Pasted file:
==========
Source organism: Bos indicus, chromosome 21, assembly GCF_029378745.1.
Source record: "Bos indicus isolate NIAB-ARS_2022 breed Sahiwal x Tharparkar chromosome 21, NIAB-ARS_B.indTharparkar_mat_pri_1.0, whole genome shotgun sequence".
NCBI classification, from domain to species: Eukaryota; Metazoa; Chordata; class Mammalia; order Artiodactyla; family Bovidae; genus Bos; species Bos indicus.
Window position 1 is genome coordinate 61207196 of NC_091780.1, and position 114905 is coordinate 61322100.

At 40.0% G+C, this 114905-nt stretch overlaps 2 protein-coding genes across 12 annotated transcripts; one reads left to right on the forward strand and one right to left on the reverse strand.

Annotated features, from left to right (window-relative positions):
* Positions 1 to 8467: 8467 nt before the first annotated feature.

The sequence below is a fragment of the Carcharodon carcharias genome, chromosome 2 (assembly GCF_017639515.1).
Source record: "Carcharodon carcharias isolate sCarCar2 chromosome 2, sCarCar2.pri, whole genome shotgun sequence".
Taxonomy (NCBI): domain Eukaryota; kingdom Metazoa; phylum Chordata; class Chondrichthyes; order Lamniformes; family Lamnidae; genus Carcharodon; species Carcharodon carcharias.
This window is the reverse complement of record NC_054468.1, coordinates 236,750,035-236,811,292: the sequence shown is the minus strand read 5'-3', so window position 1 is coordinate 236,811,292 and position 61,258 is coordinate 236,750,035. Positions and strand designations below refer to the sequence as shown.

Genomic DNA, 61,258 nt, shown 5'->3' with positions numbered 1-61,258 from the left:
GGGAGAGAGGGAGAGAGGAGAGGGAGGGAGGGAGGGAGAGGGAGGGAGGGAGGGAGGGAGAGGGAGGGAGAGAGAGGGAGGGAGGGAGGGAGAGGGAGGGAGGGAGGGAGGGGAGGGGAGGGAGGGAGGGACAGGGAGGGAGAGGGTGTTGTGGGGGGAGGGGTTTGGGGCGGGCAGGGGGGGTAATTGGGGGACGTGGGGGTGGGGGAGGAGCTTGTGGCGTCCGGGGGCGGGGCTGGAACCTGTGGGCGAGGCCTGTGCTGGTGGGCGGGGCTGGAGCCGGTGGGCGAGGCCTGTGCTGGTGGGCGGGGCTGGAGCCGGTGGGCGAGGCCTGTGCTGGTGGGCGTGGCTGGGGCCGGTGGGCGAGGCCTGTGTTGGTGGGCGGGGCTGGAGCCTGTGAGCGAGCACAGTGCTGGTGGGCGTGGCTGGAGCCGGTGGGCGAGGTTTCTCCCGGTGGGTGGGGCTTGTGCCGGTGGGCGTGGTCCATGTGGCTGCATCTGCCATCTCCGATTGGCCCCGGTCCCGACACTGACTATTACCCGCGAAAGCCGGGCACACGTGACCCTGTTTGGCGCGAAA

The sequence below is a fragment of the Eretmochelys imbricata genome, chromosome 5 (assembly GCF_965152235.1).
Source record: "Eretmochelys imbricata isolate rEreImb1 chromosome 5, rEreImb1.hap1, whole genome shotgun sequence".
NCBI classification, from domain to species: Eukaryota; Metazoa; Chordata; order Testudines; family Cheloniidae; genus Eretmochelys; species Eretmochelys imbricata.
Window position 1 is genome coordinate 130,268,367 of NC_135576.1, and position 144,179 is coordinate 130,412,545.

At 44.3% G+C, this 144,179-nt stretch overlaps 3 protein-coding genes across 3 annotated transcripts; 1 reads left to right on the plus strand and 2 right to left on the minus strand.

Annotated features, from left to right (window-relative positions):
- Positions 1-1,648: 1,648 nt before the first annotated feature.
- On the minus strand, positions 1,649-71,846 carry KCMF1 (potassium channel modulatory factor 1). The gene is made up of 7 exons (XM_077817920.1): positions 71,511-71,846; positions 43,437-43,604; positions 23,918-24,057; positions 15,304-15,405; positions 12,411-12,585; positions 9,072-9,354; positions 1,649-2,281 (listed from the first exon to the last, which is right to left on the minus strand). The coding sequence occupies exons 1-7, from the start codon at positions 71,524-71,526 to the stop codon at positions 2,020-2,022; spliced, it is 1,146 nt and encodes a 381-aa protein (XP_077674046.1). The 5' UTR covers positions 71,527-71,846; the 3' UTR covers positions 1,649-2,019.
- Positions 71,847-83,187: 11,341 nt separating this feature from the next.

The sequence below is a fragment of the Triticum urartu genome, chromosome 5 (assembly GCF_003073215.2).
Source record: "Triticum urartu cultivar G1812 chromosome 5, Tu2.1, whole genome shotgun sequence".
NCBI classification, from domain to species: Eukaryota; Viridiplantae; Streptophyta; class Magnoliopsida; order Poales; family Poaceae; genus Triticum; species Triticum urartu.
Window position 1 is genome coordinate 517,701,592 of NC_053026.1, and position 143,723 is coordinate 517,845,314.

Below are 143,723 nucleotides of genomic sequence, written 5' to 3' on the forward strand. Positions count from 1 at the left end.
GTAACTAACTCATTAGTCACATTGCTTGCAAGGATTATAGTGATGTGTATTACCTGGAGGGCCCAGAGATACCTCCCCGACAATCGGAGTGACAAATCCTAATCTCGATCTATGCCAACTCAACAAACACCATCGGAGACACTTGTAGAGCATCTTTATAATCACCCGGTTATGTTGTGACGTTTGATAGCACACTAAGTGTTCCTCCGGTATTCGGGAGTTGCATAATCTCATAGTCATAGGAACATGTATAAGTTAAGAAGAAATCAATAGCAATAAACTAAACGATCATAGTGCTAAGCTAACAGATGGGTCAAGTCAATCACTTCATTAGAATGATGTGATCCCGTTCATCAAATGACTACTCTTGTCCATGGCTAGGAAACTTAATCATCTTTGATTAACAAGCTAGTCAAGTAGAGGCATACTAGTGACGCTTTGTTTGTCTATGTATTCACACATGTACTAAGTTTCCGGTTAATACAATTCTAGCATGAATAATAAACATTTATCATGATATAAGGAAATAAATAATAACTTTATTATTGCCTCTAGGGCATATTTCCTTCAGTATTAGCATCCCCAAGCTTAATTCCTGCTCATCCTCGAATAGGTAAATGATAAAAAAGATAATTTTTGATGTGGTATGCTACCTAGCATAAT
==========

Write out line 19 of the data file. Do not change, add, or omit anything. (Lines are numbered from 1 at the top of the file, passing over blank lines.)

Annotated features, from left to right (window-relative positions):